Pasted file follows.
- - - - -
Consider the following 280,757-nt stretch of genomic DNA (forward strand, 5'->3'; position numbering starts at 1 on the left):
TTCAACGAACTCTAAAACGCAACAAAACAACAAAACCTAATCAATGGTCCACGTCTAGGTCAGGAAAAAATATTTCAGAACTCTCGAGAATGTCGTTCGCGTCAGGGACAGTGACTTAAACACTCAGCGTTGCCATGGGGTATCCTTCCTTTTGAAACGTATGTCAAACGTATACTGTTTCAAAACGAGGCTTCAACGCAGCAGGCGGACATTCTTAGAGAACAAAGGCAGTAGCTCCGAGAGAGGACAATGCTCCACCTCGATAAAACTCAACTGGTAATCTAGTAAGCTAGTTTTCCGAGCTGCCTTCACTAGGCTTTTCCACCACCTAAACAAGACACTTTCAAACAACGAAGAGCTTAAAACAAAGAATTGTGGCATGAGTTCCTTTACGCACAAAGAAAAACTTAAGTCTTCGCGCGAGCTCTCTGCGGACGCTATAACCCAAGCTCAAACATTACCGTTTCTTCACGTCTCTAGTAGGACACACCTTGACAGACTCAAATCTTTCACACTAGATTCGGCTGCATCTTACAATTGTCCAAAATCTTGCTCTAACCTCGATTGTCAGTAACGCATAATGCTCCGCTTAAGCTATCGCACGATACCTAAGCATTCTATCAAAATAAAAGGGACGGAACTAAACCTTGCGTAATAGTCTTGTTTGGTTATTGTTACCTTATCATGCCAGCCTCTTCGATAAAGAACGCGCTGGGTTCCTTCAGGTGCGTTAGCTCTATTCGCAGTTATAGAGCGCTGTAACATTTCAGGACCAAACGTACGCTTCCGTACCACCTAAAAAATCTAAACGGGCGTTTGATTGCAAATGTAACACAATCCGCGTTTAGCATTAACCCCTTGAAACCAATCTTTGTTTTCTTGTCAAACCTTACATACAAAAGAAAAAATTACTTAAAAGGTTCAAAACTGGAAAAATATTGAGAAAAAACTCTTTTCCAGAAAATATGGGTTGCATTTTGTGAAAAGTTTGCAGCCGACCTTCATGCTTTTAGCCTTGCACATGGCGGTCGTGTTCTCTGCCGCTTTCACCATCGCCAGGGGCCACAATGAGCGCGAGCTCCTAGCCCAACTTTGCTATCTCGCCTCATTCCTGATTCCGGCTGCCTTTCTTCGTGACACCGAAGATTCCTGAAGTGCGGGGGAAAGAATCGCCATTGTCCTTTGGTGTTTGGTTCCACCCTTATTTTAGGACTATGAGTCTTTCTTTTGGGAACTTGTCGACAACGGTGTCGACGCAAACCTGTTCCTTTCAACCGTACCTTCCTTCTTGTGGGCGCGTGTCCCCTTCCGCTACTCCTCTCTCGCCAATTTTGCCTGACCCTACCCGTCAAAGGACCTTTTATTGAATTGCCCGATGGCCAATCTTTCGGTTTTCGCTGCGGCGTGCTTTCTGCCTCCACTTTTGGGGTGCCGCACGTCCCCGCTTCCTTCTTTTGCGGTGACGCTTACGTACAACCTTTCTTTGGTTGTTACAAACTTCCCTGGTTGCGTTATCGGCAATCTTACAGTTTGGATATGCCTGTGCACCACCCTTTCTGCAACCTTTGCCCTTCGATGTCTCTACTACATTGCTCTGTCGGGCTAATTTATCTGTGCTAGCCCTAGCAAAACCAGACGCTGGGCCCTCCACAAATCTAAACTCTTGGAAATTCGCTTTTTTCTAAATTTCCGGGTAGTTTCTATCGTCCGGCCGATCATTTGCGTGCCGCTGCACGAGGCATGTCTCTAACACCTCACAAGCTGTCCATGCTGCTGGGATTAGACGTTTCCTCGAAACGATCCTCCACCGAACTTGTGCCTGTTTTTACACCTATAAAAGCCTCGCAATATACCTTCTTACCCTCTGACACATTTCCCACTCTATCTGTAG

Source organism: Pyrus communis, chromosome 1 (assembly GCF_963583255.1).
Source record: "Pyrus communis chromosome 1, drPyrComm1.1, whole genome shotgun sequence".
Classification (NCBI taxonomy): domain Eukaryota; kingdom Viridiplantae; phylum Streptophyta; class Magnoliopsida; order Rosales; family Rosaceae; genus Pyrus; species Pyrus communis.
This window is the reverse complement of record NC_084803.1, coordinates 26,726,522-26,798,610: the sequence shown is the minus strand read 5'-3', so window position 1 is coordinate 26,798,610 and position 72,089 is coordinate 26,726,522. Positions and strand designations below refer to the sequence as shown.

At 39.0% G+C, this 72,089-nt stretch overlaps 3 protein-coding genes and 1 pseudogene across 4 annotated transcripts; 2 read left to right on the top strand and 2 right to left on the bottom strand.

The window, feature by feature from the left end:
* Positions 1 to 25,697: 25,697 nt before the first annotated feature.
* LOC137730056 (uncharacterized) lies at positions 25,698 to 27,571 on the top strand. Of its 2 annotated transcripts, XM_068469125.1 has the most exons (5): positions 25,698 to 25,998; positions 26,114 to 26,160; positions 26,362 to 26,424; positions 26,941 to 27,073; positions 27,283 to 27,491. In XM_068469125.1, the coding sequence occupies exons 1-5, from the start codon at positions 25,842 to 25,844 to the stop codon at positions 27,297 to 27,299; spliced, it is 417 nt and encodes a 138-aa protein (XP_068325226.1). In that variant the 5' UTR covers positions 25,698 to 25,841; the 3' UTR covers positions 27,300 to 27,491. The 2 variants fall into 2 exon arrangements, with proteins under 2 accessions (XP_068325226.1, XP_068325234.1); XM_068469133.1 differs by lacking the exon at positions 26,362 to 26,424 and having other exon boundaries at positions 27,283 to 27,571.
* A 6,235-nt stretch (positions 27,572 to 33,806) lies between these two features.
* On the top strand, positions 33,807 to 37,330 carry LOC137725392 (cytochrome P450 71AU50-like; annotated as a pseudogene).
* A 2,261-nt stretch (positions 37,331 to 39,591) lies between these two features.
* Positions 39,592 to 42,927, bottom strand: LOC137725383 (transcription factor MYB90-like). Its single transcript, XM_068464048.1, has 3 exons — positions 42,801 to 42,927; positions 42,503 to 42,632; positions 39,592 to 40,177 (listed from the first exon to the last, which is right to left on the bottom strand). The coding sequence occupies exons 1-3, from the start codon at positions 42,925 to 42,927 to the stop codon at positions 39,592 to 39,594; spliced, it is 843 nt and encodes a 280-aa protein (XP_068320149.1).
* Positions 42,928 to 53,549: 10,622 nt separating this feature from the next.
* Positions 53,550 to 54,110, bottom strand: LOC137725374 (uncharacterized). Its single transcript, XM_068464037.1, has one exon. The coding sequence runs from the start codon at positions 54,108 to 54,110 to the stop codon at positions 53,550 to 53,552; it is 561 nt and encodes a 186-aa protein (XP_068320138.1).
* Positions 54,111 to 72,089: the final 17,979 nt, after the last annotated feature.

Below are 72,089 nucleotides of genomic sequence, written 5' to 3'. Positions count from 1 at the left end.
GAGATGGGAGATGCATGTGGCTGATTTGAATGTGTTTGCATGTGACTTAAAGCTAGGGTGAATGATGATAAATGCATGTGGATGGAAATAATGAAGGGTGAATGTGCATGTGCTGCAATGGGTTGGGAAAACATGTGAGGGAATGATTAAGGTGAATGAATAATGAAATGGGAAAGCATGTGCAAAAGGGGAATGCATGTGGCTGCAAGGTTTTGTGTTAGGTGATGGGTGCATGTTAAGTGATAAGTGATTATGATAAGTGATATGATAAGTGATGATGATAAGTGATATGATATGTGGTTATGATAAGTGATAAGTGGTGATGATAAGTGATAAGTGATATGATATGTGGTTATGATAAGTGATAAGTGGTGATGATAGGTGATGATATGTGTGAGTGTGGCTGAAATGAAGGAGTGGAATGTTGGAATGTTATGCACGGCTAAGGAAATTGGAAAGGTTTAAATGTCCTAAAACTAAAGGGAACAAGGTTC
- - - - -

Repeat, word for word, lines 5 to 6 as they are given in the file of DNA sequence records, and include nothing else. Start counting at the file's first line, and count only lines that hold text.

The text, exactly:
Classification (NCBI taxonomy): domain Eukaryota; kingdom Viridiplantae; phylum Streptophyta; class Magnoliopsida; order Rosales; family Rosaceae; genus Pyrus; species Pyrus communis.
This window is the reverse complement of record NC_084803.1, coordinates 26,726,522-26,798,610: the sequence shown is the minus strand read 5'-3', so window position 1 is coordinate 26,798,610 and position 72,089 is coordinate 26,726,522. Positions and strand designations below refer to the sequence as shown.